Does white wine have sulfites?
Unless the wine was treated with hydrogen peroxide (and thus ruined), the quick answer is yes.
All wines have sulfite in them. In fact, white wine usually has more sulfites than red wine. Sulfites are created naturally during the fermentation process. After a wine has fermented it usually contains somewhere between 2 and 10 parts per million (ppm).
White wines are typically sweeter than red wines. To stop the wine from fermenting the residual sugars, potassium metabisulfite is added to the wine to halt the fermentation. This is why white wines typically have more sulfites than red wines
Most wines have additional sulfite added to protect the wine. It doesn’t matter which country the wine is from, almost all wines have sulfites around 80 ppm. Only the United States and Australia are required to note that sulfites were added.
Wine is a food product, and without sulfites wine would not last long. Organic wines without sulfite added have this problem, and do not last long on the shelves. Sulfites act as a preservative to protect the wine from molds, oxidation, and spoiling.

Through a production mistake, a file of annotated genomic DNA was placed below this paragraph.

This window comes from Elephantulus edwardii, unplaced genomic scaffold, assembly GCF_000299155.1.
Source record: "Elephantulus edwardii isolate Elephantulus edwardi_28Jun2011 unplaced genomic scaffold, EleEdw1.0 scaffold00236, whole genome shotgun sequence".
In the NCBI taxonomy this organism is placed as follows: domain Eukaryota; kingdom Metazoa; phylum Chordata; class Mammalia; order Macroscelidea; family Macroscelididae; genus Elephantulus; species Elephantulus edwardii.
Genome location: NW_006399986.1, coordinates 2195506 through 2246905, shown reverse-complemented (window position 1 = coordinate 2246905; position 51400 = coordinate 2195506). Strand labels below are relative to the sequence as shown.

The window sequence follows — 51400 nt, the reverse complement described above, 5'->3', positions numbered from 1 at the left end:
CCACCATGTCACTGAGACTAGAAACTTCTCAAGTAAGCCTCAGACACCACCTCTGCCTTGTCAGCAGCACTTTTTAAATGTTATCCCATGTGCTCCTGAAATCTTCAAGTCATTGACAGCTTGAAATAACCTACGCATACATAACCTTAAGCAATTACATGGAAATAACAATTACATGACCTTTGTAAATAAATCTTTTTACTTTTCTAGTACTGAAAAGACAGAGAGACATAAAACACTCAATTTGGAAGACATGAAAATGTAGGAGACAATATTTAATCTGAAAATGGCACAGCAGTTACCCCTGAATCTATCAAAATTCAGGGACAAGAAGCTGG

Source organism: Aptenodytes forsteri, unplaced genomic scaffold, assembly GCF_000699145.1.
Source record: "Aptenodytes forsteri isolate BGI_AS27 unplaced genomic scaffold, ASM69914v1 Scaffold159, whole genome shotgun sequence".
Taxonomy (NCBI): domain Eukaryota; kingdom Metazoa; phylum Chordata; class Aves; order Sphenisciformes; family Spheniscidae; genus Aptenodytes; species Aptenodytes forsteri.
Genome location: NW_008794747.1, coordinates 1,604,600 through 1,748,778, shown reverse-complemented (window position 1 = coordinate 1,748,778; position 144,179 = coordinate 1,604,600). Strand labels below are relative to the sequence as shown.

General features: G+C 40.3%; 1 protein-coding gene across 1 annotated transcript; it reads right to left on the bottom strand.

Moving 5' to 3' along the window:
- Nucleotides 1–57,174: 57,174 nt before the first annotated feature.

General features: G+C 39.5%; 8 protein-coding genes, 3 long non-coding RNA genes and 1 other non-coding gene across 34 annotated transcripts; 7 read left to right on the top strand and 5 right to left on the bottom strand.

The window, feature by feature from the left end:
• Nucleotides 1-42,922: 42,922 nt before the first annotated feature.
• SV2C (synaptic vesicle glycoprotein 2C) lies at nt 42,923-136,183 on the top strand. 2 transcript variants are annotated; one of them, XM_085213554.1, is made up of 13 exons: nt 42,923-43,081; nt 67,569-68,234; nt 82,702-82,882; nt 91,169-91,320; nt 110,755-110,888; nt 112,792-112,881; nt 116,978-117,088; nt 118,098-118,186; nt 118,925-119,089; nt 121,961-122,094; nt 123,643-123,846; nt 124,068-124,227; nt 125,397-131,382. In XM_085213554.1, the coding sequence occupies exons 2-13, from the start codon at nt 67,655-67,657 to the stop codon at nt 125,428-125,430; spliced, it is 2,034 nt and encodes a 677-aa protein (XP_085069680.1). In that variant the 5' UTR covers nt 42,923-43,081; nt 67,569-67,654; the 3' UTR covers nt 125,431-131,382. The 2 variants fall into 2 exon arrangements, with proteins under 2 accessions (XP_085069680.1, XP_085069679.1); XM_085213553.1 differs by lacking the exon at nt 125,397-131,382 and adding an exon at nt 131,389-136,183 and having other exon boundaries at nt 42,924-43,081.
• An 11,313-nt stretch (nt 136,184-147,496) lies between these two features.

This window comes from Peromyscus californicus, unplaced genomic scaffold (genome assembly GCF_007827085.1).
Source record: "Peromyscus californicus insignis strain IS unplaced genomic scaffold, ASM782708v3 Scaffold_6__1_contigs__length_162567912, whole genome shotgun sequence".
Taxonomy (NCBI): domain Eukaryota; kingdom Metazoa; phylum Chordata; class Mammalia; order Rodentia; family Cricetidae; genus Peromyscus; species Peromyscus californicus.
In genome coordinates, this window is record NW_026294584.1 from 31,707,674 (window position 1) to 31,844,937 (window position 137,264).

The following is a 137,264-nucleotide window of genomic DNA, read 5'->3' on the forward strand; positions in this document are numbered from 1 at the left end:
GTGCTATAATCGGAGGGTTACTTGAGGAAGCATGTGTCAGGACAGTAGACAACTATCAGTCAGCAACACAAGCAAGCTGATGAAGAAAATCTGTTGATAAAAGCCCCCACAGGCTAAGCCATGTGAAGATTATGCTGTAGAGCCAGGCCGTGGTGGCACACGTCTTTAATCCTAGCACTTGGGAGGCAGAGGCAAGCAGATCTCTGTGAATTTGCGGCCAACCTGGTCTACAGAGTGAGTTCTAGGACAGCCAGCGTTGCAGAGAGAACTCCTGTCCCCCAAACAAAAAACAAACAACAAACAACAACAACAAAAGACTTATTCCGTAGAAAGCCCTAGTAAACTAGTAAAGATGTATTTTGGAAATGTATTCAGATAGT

There is no scientific link between sulfites and headaches, although many blame sulfites to cause red wine headaches (RWH).
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I live in Denver, Colorado. This blog is everything about beer, wine, cider, mead and other spirits.
I am a avid homebrewer and winemaker. I’ve been making my own beer and wine for many years. I started making beer when I was in college (mostly because the drinking age in the United States is 21). My first few beers were horrible. The beers are much better now, and I often supply my neighborhood with free beer! It is a great hobby!